1. Church goers get their Twitter on in the St Paul's Church in England. Login to the church's wifi — password "Abraham 123" — and tweet your questions and remarks for the pastor. Inappropriate messages are filtered out; the rest appear on the 6 big flat screen TV's hanging behind the pastor.
"The Romans had roads and that enabled them to travel and take the message out; in the medieval period they had printing presses and that enabled them to print and get the message out.
Today we have Twitter and the Internet, YouTube , we have Facebook, these are the tools that God has given us to get the message out."
— Andrew Alden, vicar
2. Exact match domains matching your legit company name don't hurt, suggests John Mueller's marking this as "Best Answer" in a thread on perceived EMD misery.
"Remember, as I have said repeatedly across many threads, the EMD algorithm was never designed to attack legitimate businesses:
Springfield Cardiology Clinic is named Springfield Cardiology Clinic (SCC for short)
There is a website named springfieldcardiologyClinic., there is a business licence, a yellowpage listing, EIN number, tax resale or exempt license, Secretary of State registration, D&B listing, hospital registration, state medical board registration, local chamber of commerce, better business bureau etc
Basically SCC can prove who they are to Google without an ounce of effort.
Bottom line, a legit business that happens to have an EMD is not going to be penalized or loose the value of their domain matching the query….. so back up your claim. Let us examine it. And if you are correct then one of the TCs will escalate the findings for Google to evaluate and potentially modify their algorithm."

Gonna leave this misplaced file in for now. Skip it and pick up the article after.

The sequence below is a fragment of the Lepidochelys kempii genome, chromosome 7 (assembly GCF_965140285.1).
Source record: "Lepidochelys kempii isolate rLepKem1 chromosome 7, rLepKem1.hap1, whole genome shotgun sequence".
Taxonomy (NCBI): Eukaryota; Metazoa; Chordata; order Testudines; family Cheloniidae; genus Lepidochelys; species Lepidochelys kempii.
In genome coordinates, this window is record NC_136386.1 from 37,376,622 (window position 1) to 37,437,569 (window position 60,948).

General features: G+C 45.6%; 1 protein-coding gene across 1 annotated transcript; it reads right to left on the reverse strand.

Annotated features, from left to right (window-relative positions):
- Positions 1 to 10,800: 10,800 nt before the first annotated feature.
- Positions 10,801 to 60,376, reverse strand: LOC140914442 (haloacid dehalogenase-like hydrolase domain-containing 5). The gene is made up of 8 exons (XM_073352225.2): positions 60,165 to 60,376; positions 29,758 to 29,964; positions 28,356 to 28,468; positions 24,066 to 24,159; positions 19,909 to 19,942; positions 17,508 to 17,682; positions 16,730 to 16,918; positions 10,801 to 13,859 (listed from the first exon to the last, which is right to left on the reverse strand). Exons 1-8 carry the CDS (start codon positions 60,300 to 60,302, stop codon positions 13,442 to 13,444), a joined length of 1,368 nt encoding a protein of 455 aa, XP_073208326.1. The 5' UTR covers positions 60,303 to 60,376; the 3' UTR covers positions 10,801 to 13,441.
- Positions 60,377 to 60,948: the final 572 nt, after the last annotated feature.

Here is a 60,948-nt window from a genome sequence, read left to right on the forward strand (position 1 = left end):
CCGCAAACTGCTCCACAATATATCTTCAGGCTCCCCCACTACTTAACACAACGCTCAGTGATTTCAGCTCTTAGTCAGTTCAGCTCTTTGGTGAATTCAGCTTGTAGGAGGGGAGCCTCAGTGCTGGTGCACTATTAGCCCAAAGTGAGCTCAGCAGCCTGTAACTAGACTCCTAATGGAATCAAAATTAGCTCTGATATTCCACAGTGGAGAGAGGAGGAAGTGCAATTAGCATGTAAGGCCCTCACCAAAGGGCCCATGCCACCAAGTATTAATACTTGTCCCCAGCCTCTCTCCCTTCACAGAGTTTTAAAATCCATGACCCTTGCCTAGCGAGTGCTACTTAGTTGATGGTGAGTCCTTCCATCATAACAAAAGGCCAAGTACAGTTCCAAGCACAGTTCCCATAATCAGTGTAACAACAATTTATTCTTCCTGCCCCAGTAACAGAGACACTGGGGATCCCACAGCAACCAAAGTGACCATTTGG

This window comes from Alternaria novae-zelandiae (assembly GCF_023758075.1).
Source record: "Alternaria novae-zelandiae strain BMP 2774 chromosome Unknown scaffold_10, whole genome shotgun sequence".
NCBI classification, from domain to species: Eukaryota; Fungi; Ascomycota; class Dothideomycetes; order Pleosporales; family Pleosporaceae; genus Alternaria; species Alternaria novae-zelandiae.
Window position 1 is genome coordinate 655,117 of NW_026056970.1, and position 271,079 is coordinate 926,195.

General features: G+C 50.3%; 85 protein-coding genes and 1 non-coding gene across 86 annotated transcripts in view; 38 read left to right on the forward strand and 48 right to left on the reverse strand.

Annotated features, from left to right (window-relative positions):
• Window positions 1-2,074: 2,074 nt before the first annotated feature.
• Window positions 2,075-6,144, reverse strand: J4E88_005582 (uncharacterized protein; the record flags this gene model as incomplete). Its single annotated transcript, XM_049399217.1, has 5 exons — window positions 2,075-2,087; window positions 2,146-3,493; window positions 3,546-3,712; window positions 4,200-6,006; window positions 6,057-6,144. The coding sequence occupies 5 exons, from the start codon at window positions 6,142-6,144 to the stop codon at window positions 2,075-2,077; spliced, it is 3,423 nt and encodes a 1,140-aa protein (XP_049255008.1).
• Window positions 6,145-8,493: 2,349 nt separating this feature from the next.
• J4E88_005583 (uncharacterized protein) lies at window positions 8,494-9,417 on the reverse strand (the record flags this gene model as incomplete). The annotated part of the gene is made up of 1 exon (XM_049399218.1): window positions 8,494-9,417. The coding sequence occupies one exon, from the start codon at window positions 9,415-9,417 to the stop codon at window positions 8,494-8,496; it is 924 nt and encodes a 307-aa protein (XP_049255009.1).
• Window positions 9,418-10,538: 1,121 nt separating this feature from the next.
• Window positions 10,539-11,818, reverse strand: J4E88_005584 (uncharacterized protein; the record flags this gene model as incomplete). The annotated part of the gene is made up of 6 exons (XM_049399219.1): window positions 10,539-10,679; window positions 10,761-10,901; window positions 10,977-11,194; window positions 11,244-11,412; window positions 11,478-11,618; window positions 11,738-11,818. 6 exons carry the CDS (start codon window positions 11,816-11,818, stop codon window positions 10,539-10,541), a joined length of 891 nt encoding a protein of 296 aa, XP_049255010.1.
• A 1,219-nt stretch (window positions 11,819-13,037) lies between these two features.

— Google Forum (via Search Engine Roundtable)
3. Black Friday is coming earlier and earlier in the US. This year Target dished out 20 of their Black Friday deals via Facebook 12 days early.
4. Coca Cola turns company site into online magazine: the first redesign since 2005.
5. "Highest PR Wins" rule also enables you to see competitor's links in your webmaster tools. Remember last week's drop dead easy Google hack to get copied, duplicate, ripped off, stolen content ranking above the original in no-time? Same guy who came up with that now found out it also enabled him to see the links for the original URL in his Google Webmaster Tools.
"I am seeing the same links the owner of that site would see in their Google Webmaster Tools.
Here's the interesting part, it works in reverse! You don't even have to hijack the result for this to work, you can see the results with the 'loser' URL. If you create a duplicate page with lower PageRank (not very difficult to do that is it?) of any page on the web, you will be able to see its links in your own Google Webmaster Tools."
— Dan Petrovic
Screenshots included, of course.
6. Israel's Defense Forces used Twitter to announced a military strike to Hamas.
That's a first. (via The Hill)
7. Access to Internet basic human right, judges in the UK basically said, overturning a sex offender's Internet-use ban stating;
"Nowadays it is entirely unreasonable to ban anybody from accessing the internet in their home"
Instead the sex offender must now have his Internet history available for police viewing.
8. Google sues school dropout for infringing on Google's copyright. Doogle is a job search web site running on a USD $70 pawn shop computer.
Google claims the site name and logo are too similar to Google's. As you can see.
9. GIF's are dying. Fast.
10. Facebook cools its servers with hot air. Using no mechanical refrigeration and just fresh air, even its servers in the hot south of the USA run cool.
"The key to the cooling breakthrough was raising the temperature inside the Facebook data center, allowing servers to run at an inlet temperature of 85 degrees F. That's about five degrees warmer than Facebook's data center in Prineville, Oregon, where the company pioneered a design that relies 100 percent on using outside air to cool its servers."
— Data Center Knowledge